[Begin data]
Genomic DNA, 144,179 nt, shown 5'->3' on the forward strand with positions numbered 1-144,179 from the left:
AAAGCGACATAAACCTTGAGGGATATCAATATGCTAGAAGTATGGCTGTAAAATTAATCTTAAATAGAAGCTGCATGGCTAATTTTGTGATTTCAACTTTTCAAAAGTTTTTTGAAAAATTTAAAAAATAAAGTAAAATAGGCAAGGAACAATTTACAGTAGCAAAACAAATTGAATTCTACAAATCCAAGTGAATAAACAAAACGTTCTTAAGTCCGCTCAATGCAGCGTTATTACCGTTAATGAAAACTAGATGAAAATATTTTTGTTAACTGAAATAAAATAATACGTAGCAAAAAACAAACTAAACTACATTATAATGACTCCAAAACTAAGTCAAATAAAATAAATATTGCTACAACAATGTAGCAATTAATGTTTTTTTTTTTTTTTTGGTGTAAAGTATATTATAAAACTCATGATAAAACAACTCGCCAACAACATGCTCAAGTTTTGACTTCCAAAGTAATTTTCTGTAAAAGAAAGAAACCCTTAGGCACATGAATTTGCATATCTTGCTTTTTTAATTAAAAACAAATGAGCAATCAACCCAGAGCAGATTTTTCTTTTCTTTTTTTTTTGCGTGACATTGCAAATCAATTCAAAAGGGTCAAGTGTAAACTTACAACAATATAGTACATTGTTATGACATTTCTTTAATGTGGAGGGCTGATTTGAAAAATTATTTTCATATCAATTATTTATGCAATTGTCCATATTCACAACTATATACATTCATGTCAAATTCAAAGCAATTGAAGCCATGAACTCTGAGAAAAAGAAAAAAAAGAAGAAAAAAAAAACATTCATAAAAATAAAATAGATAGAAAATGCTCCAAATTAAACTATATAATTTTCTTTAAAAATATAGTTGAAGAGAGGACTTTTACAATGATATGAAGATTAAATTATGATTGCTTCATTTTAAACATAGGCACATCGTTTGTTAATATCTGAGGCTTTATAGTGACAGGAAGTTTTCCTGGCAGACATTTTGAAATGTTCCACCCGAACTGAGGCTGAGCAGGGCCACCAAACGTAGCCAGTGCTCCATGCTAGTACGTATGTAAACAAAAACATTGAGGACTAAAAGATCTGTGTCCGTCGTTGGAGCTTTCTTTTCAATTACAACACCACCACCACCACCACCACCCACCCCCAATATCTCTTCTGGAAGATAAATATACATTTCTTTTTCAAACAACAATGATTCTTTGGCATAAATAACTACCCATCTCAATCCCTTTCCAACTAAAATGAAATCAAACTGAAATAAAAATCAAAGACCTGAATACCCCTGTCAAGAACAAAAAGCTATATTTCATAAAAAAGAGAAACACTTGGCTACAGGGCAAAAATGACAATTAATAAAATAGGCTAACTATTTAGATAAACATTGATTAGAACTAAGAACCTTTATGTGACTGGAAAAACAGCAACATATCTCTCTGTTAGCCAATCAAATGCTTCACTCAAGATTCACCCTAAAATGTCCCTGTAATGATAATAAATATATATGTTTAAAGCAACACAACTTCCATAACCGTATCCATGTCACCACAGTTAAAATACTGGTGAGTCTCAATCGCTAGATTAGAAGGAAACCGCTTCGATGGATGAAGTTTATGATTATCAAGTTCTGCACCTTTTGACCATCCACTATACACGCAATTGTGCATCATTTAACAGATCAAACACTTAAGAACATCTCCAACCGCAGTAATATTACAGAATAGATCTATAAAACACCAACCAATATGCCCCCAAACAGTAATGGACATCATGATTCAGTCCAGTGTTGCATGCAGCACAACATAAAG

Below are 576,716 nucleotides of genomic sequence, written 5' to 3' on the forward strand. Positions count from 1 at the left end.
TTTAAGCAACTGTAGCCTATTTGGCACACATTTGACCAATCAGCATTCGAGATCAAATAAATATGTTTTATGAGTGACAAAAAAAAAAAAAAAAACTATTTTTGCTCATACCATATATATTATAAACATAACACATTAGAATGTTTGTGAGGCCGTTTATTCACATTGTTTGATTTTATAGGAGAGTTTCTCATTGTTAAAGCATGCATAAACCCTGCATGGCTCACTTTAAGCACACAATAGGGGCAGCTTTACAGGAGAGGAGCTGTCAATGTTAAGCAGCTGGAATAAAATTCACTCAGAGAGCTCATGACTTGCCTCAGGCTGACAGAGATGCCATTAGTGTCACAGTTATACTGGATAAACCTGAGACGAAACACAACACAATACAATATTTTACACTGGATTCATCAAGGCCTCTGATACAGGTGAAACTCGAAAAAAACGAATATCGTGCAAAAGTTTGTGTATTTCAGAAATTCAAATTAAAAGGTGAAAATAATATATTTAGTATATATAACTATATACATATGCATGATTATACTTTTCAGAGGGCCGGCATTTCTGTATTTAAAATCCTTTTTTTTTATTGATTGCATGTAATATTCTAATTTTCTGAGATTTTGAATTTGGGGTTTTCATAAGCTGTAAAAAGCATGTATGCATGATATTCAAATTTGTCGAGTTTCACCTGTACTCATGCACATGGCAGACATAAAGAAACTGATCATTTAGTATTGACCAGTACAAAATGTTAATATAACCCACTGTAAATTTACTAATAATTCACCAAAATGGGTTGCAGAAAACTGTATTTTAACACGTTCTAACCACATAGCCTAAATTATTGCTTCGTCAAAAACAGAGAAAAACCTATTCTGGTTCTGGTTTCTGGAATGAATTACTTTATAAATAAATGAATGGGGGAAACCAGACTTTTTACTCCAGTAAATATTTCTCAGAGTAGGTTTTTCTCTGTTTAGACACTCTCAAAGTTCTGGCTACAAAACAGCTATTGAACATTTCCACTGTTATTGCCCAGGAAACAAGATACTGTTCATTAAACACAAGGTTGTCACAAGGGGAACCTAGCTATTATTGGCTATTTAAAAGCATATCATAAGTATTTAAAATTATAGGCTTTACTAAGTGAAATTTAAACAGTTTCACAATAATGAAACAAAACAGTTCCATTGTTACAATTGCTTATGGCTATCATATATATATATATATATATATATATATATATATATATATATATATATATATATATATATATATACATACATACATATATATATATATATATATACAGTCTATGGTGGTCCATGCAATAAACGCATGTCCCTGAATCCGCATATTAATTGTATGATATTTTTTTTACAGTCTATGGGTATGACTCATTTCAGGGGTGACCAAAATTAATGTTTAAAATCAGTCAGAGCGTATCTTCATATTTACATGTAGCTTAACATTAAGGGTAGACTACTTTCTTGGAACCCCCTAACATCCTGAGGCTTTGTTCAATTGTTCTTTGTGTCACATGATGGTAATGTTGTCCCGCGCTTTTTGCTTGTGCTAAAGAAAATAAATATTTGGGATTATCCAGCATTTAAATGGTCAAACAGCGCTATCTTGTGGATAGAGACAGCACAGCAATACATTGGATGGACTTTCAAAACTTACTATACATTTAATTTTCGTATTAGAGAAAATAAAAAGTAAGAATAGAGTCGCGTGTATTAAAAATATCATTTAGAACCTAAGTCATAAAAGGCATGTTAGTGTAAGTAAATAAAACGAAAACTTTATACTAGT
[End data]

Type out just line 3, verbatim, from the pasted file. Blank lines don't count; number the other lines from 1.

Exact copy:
Below are 576,716 nucleotides of genomic sequence, written 5' to 3' on the forward strand. Positions count from 1 at the left end.